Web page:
“There is in addition to a courage with which men die; a courage by which men must live.” These are the bold words of John F. Kennedy.
And indeed, staying afloat in the turbulent waters of life often requires us, to cultivate courage akin to that of a soldier in a battlefield. “Courage”, Mark Twain once said, “is the resistance to and mastery of fear – not the absence of fear.”
“Whether joy or sorrow,
Pain or pleasure,
Whatsoever may befall thee,
Accept it serenely with an unvanquished heart.”
Rabindranath Tagore quoting a verse from the Mahabharata, in a letter to his wife Mrinalini in 1898.
Source: Selected Letters of R. Tagore
We are not necessarily born courageous; but through life’s successive dips and depressions we slowly learn to acquire it.
A simple yet powerful lesson on the mastery of fear can be drawn from the life of Swami Vivekananda, one of India’s greatest spiritual teachers. The story, which appears in the book “God Lived With Them – The Life Stories of Sixteen Disciples of Sri Ramakrishna” (World, India) by Swami Chetanananda, goes as follows:
When Swami Vivekananda was just a youth in his mid-twenties, he traveled to the ancient and venerated city of Varanasi, located on the banks of the river Ganges. This was in the years after the passing of his guru Sri Ramakrishna and before he went to America in 1893. On his arrival in Varanasi the Swami visited many a holy places and met with many scholars of that time.
One day while visiting the Durga Temple, he was attacked by a troop of monkeys. While he was running away, a monk shouted to him, “Face the brutes.” Vivekananda stopped and looked defiantly at the beasts. They quickly disappeared.
The incident left a deep impression on Vivekananda, and later on in his lectures in the United States, he used it as an example to exhort people to face the dangers and vicissitudes of life bravely, and not run away from them.
“A few Alpine flowers, growing almost in the midst of eternal snow, I send you, praying that you may attain spiritual hardihood amidst all snows and ice of this life.”
Swami Vivekananda in a letter to Sister Christine in 1896.
“The ultimate aim”, he said, “is not to enjoy life, but to conquer it – to gain a supreme mastery over our own self.” This means gaining control over our fears and anxieties, so that no matter what situation we find ourselves in, our mental make up is so strong that we come through unshaken and victorious.
Therefore, said Vivekananda, “Be bold and fear not. It is fear that is the great cause of misery in this world. It is fear that is the greatest of all superstitions. It is fear that is the cause of our woes, and it is fearlessness alone that brings heaven even in a moment.”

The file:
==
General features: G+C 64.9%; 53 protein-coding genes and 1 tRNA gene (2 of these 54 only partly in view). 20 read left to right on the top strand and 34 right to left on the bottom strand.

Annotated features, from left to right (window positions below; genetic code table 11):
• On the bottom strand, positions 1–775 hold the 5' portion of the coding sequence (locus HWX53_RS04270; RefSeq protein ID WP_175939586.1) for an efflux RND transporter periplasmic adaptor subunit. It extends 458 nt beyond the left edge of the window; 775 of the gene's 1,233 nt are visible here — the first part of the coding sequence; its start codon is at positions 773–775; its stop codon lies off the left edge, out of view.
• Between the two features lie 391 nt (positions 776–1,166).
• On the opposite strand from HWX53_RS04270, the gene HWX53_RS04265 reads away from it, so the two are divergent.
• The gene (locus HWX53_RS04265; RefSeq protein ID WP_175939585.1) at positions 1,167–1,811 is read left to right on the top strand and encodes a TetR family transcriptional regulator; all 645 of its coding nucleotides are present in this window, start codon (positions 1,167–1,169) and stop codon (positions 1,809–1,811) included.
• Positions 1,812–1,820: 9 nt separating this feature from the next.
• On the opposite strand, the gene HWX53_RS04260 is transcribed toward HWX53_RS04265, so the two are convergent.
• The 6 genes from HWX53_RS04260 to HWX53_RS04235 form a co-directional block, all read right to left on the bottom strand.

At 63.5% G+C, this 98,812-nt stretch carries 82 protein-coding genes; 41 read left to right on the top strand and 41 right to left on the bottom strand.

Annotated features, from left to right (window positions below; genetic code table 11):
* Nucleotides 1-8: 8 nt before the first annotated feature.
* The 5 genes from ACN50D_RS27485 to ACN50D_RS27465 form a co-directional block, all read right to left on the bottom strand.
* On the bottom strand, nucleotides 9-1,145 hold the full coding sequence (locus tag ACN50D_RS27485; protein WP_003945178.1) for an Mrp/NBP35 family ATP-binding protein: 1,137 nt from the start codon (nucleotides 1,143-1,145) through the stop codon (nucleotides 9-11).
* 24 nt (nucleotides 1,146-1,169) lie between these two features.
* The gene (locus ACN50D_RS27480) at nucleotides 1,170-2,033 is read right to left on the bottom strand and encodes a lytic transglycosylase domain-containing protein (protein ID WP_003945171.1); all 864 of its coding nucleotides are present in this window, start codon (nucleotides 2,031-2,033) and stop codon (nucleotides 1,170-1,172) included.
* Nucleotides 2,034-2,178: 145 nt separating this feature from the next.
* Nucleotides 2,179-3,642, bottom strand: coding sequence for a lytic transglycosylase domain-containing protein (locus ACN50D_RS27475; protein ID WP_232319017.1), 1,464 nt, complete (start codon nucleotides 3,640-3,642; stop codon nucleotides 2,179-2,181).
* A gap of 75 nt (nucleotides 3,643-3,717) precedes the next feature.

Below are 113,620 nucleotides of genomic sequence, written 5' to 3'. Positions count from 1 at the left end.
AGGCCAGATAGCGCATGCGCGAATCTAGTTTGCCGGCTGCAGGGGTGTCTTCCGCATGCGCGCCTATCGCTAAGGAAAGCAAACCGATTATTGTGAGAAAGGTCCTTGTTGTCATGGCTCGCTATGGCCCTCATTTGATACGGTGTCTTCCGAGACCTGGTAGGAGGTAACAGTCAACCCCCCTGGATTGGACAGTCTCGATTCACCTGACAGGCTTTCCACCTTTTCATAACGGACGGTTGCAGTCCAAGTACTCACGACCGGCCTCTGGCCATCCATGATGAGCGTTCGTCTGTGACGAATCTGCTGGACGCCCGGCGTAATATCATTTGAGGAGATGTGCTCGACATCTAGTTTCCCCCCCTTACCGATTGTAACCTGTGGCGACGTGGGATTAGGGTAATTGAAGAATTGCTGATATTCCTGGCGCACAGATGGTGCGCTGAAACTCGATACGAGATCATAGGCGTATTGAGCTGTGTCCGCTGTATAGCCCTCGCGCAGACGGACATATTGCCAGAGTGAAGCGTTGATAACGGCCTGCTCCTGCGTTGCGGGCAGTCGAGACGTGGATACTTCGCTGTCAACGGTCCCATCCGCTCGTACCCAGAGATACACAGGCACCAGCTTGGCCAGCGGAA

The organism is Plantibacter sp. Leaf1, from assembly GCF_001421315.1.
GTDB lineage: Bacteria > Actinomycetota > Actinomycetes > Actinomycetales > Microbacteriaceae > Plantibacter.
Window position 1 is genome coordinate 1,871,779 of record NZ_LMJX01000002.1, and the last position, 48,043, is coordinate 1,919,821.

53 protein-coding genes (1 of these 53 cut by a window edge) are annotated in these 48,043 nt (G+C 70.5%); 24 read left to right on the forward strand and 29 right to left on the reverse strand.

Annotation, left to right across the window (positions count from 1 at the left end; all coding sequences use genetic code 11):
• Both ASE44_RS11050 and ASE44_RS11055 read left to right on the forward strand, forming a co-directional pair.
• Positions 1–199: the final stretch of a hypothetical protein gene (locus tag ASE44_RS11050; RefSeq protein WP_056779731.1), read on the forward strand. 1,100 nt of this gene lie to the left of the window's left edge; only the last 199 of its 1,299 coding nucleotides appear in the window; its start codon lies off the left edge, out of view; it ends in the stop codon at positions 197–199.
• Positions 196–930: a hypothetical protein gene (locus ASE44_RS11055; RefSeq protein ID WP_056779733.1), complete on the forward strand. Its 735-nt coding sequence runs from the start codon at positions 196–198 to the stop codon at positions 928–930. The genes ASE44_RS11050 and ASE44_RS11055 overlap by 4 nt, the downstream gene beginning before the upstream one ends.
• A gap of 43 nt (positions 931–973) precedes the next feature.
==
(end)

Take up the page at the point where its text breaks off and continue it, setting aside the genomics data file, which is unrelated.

“If there is one word that you find coming out like a bomb from the Upanishads, bursting like a bombshell upon masses of ignorance, it is the (Sanskrit) word “Abhih” meaning fearlessness. Be not afraid of anything. For the moment you fear you are nobody.”
“Stand then and be free. What can frighten you, what can hold you down? Only ignorance and delusion of your true nature! Nothing else can bind you. You are the One Being in the universe. If the suns come down, the moons crumble into dust, systems after systems are hurled into annihilation, what is that to you? Stand as a rock; you are a soul infinite and immortal, you are indestructible. Say to yourself: I have no fear because I am Existence Absolute, Bliss Absolute, Knowledge Absolute – I am He.”
Note to readers: Although Swami Vivekananda left behind a tremendous body of literature, there are unfortunately very few books on his guru Sri Ramakrishna, the divine force who worked behind Vivekananda and shaped his life and ideas. Of the few available, two books in particular stand out: The first being “God Lived With Them”(World, India) and the second, “They Lived With God”(World, India). Both books are full of spell-binding anecdotes and intense spiritual insights from the life of Sri Ramakrishna and his interactions with his disciples. Beautifully written by Swami Chetanananda they constitute a must read!
Acknowledgement: Many thanks to the philately website Indiapicks.com, for preserving the beautiful stamp of the Rani of Jhansi. This stamp was issued by the Government of India in 1957, to celebrate the centenary of the Indian Soldiers Mutiny which took place in 1857. The mutiny inspired many Indian princely states (including the Rani of Jhansi) to rebel against the British and marked the beginning of India’s long and arduous struggle for freedom, which culminated 90 years later, in 1947.
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